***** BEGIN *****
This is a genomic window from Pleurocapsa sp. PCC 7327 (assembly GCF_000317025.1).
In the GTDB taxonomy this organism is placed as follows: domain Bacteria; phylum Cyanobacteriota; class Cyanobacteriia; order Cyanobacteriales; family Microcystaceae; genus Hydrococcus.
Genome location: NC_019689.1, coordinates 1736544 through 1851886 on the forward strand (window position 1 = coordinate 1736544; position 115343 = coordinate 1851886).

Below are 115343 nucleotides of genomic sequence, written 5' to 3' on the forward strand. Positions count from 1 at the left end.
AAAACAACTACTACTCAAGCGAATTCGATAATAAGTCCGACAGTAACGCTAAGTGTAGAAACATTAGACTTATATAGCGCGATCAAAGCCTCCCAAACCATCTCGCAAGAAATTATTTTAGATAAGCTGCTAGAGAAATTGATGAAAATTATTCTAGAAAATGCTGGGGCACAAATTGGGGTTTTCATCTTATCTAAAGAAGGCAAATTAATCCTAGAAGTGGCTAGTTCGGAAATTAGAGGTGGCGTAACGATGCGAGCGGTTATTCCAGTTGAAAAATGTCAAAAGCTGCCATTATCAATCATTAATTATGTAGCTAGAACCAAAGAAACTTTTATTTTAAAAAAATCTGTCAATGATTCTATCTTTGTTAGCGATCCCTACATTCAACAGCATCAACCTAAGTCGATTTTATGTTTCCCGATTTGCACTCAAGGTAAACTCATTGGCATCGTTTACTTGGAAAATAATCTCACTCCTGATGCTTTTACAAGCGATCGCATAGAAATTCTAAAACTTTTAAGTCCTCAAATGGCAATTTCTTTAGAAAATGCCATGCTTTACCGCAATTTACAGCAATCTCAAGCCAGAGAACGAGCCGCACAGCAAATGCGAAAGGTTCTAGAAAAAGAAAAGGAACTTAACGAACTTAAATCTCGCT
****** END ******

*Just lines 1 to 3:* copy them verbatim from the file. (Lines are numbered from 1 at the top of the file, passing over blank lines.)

This is a genomic window from Pleurocapsa sp. PCC 7327 (assembly GCF_000317025.1).
In the GTDB taxonomy this organism is placed as follows: domain Bacteria; phylum Cyanobacteriota; class Cyanobacteriia; order Cyanobacteriales; family Microcystaceae; genus Hydrococcus.
Genome location: NC_019689.1, coordinates 1736544 through 1851886 on the forward strand (window position 1 = coordinate 1736544; position 115343 = coordinate 1851886).